Effect of the Surface Roughness of Icy Grains on Molecular Oxygen Chemistry in Molecular Clouds
De Keyser, J.
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Molecular cloud and protosolar nebula chemistry involves a strong interaction between the gas phase and the surface of icy grains. The exchanges between the gas phase and the solid phase depend not only on the adsorption and desorption rates but also on the geometry of the surface of the grains. Indeed, for sufficient levels of surface roughness, atoms and molecules have a significant probability to collide with the grain icy mantle several times before being potentially captured. In consequence, their net sticking probability may differ from their sticking probability for a single collision with the grain surface. We estimate the effectiveness of the recapture on uneven surfaces for the various desorption processes at play in astrophysical environments. We show that surface roughness has a significant effect on the desorption rates. We focus in particular on the production of O2 since unexpectedly large amounts of it, probably incorporated in the comet when it formed, have been detected in the coma of comet 67P by the Rosetta probe. Our results suggest that the higher escape probability of hydrogen compared to heavier species on rough surfaces can contribute to enhancing the production of O2 in the icy mantles of grains while keeping its abundance low in the gas phase and may significantly decrease the desorption probability of molecules involved in the O2 chemical network.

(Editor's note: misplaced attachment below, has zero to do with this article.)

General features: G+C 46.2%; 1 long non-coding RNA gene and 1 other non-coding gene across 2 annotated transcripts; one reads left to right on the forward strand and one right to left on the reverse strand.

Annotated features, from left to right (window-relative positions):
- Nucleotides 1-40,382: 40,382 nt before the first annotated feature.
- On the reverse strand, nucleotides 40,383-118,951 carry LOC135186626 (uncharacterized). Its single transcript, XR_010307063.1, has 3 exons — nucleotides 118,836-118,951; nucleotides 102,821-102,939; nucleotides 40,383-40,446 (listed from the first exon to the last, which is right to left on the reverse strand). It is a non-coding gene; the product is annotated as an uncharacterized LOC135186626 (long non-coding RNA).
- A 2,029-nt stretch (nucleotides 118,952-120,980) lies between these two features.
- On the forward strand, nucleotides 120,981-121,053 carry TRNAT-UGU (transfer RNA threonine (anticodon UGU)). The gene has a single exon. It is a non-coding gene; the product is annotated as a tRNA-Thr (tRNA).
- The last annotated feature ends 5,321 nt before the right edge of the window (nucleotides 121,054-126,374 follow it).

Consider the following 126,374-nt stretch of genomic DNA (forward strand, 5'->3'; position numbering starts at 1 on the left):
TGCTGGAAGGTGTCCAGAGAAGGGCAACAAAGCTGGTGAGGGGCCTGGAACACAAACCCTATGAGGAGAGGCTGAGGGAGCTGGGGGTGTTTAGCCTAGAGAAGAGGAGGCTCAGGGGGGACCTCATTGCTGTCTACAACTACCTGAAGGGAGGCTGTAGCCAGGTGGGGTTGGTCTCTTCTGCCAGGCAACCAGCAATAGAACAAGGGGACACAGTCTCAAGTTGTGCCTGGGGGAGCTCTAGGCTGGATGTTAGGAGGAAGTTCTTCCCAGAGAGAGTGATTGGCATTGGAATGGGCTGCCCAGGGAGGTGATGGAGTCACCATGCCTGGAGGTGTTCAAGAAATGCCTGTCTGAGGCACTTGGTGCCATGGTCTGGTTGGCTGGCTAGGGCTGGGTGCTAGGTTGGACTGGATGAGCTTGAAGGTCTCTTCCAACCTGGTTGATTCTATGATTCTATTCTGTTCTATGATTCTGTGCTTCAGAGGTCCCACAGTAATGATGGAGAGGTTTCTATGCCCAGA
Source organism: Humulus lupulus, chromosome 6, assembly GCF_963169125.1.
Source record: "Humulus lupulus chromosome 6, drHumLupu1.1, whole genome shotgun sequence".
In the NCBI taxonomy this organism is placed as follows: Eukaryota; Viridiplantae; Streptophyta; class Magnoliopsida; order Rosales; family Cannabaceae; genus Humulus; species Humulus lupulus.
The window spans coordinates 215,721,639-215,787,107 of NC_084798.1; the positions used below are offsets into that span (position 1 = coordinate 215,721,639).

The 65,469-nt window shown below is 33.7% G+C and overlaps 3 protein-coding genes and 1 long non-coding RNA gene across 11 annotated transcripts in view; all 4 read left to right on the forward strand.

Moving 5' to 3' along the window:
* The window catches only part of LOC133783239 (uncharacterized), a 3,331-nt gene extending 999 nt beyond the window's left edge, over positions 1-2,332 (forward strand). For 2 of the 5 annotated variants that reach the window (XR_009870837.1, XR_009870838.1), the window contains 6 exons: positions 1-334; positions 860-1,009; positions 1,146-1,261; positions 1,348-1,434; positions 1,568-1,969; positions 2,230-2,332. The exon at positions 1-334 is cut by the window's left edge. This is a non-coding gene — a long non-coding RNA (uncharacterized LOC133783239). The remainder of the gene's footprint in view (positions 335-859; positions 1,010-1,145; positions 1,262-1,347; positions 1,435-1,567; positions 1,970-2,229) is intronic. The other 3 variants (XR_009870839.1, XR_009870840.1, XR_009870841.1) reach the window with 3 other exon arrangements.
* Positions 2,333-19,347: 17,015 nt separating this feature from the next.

CitationMaggiolo, R.; Gibbons, A.; Cessateur, G.; De Keyser, J.; Dhooghe, F.; Gunell, H.; Loreau, J.; Mousis, O.; Vaeck, N. (2019). Effect of the Surface Roughness of Icy Grains on Molecular Oxygen Chemistry in Molecular Clouds. , The Astrophysical Journal, Vol. 882, Issue 2, A131, DOI: 10.3847/1538-4357/ab3400.